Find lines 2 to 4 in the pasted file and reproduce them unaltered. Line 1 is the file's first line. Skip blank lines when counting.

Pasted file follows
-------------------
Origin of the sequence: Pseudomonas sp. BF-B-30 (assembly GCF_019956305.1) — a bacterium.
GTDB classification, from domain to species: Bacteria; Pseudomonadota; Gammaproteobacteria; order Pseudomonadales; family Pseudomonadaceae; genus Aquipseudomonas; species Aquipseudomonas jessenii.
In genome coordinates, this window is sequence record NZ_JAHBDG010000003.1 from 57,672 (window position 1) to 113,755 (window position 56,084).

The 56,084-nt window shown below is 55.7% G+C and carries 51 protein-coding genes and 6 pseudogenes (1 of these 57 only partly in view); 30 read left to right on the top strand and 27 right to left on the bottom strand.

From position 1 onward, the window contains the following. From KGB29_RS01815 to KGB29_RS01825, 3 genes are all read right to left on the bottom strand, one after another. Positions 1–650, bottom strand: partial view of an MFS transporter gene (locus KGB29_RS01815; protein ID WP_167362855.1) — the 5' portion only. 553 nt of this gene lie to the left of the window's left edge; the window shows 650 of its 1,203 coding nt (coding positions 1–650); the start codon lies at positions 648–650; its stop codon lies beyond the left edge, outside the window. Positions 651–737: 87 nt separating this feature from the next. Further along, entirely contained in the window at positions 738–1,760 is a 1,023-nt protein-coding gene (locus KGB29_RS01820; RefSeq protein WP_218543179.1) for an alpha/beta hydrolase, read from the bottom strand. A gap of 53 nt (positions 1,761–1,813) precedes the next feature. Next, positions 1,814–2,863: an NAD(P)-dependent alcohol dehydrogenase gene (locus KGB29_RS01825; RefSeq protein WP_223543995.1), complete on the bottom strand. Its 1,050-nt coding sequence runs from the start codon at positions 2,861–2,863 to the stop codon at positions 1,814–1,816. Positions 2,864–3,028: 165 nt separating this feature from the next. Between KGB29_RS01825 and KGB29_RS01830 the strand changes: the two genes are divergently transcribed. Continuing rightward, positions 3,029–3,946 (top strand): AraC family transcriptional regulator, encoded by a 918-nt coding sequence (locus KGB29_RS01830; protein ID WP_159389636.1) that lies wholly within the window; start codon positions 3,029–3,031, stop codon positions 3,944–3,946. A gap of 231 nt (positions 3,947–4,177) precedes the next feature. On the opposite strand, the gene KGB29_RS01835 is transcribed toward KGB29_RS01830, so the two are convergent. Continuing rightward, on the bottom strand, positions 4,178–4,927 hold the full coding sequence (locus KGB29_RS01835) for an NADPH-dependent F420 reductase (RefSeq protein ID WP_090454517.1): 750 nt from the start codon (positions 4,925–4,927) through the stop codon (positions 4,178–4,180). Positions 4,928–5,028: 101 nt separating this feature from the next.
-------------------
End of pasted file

GTDB classification, from domain to species: Bacteria; Pseudomonadota; Gammaproteobacteria; order Pseudomonadales; family Pseudomonadaceae; genus Aquipseudomonas; species Aquipseudomonas jessenii.
In genome coordinates, this window is sequence record NZ_JAHBDG010000003.1 from 57,672 (window position 1) to 113,755 (window position 56,084).

The 56,084-nt window shown below is 55.7% G+C and carries 51 protein-coding genes and 6 pseudogenes (1 of these 57 only partly in view); 30 read left to right on the top strand and 27 right to left on the bottom strand.